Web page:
POLITICS
01/11/2017 06:09 pm ET

Two-Thirds Of Cops Support Some Form Of Marijuana Legalization

A new survey suggests the law enforcement community doesn't agree with the government's policy of prohibition.
Between legalization for recreational and medicinal use, most cops support loosening marijuana laws.
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Between legalization for recreational and medicinal use, most cops support loosening marijuana laws.

A new survey of thousands of police officers from departments around the U.S. suggests that the majority don’t agree with the federal government’s stance on marijuana. 

Marijuana is still a Schedule I substance under federal law, meaning it’s categorized as one of the most dangerous drugs, with a high potential for abuse and no medicinal value. But a Pew Research Center survey published Wednesday reveals that 68 percent of police officers believe marijuana should be legal in some form.

Nearly one-third of the officers said weed should be legal for medical and personal use, while 37 percent said it should be legal for medical use alone. Just 30 percent said that weed should not be legal at all.

The law enforcement community is less enthusiastic about marijuana legalization than the general public, which has shown record-high levels of support for legal weed in recent years. The latest Pew survey shows that 49 percent of Americans believe marijuana should be legal for medical and personal use, with an additional 35 percent in favor of legal weed for medical use alone. Just 15 percent of the public believes marijuana should be illegal.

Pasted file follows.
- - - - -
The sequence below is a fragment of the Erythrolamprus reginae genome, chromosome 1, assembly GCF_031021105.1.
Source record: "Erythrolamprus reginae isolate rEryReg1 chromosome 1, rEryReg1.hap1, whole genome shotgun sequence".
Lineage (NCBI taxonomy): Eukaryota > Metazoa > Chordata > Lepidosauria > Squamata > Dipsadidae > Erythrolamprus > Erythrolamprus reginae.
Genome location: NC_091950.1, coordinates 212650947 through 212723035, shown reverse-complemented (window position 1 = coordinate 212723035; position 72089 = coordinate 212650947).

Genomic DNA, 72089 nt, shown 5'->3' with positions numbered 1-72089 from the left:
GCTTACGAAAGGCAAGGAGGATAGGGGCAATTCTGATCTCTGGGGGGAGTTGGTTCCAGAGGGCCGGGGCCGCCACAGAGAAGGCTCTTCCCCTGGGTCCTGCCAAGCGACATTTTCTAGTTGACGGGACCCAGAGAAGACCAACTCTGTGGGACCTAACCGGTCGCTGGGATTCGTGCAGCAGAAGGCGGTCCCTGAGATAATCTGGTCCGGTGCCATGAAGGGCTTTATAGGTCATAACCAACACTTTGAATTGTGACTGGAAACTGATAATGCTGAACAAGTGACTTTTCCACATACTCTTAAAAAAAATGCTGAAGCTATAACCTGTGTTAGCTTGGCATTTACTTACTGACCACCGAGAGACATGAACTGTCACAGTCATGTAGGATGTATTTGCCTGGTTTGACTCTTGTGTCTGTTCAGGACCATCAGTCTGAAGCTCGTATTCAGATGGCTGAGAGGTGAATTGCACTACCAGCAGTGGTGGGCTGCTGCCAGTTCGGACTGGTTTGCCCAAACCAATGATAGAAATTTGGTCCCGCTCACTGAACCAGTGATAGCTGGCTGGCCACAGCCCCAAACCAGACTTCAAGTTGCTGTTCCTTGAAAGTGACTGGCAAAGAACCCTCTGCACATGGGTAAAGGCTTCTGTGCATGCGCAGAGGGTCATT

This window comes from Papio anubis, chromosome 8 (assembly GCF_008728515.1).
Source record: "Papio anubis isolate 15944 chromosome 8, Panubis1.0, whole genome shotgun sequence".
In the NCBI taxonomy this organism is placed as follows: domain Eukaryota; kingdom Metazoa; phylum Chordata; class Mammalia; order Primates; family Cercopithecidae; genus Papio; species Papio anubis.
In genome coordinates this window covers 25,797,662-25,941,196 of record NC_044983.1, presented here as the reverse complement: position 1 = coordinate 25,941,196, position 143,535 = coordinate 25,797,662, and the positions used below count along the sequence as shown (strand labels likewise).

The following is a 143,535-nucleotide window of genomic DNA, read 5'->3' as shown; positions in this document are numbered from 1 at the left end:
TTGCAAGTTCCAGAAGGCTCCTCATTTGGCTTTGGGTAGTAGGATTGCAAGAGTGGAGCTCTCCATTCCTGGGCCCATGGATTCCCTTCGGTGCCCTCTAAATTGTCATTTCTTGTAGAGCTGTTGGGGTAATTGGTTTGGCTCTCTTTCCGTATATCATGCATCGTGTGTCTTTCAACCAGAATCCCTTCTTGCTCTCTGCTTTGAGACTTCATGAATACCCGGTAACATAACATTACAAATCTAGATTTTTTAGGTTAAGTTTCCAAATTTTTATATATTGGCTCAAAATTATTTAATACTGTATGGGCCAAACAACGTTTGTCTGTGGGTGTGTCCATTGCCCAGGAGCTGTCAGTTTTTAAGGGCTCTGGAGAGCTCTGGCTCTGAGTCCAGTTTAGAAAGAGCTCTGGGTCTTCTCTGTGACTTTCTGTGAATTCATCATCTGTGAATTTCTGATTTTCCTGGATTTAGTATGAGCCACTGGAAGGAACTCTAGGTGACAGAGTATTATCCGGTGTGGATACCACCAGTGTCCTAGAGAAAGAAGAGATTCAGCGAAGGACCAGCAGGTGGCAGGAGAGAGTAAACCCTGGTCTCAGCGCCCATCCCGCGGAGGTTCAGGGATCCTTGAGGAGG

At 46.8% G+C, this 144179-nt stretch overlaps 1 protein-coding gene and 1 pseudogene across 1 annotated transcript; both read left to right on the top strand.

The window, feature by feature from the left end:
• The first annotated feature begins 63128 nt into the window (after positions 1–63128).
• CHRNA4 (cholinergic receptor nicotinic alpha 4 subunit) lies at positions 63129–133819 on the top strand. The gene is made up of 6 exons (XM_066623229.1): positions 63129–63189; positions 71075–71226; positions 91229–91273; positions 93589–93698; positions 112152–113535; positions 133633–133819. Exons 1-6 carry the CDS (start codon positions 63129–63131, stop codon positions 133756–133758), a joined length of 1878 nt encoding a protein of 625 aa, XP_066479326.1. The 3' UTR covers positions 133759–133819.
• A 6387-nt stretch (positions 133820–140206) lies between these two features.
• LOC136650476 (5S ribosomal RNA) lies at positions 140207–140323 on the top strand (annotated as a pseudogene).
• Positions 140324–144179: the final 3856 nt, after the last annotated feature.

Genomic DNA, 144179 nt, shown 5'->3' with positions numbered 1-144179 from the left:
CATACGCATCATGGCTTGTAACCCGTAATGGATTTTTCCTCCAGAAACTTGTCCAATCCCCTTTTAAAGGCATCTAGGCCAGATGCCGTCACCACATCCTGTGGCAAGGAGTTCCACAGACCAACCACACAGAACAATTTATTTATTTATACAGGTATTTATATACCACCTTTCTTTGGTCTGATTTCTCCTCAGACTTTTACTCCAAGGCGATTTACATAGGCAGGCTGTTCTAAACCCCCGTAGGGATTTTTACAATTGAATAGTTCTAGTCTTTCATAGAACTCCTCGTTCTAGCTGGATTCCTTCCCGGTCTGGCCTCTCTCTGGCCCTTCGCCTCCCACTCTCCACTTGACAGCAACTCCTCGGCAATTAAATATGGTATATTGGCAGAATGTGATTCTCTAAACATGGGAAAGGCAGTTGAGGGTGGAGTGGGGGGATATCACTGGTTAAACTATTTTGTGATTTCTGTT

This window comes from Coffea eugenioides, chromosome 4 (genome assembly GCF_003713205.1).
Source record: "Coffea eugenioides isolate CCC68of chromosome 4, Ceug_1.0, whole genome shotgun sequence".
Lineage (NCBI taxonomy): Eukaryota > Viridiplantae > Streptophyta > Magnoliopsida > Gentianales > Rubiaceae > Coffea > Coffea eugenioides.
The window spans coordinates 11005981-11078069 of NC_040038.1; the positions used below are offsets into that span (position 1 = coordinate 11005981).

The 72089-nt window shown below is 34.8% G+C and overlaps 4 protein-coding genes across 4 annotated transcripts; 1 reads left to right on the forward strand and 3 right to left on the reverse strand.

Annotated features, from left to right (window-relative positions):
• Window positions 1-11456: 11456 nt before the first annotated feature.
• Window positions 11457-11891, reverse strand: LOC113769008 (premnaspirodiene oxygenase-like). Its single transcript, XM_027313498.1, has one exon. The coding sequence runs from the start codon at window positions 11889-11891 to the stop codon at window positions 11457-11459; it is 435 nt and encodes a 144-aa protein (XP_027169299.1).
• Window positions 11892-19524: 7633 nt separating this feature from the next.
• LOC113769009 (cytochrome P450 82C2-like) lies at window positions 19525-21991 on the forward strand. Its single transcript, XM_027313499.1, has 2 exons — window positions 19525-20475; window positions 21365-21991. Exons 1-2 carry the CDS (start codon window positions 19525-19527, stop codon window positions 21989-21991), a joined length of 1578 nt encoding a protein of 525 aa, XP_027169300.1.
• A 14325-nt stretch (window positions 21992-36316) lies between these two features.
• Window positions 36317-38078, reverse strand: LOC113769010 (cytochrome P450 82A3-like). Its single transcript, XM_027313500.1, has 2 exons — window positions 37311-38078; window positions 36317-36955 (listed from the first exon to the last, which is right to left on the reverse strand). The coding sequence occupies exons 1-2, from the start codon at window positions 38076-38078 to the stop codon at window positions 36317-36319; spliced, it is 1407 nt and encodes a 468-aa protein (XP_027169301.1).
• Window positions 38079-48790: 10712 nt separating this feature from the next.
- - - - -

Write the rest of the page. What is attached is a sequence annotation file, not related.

Pew Research Center

The Pew survey comes as the nation’s police officers are being left to navigate an ever-evolving patchwork of laws on marijuana. Legal recreational marijuana has been approved in eight states and Washington, D.C., which continues to ban sales, unlike the state programs. A total of 28 states have legalized marijuana for medical purposes.

These relaxed laws reflect a shift in public attitudes toward marijuana, with many Americans now viewing the plant as having therapeutic value ― or at least seeing it as no more harmful than other drugs like alcohol or cigarettes.

But that doesn’t mean law enforcement priorities toward marijuana have kept up with public opinion. In 2015, U.S. police made more than 574,000 arrests for possession of small amounts of marijuana, more arrests than they made for all violent crimes combined, according to a report from the American Civil Liberties Union and Human Rights Watch. The arrest data shows that black Americans continue to be arrested at a higher rate than their white peers, despite statistics that show they use the drug at the same rate.

The future of marijuana policy at both the state and federal level hangs in the balance as President-elect Donald Trump prepares to take office. Trump’s nominee for attorney general, Sen. Jeff Sessions (R-Ala.), has clearly outlined his personal opposition to weed and legalization efforts. At his Senate confirmation hearing Tuesday, he left the door open to increased federal interference in state-legal marijuana operations, a course of action that would appear to put him at odds with Trump’s stated position on the issue.

Pew’s data is the result of online interviews with 7,917 law enforcement officers from 54 police and sheriff’s departments across the U.S., administered between May 19 and Aug. 14, 2016. Pew also polled 4,538 respondents from the general public between Aug. 16 and Sept. 12, 2016.

Read the Pew Research Center’s full report here.

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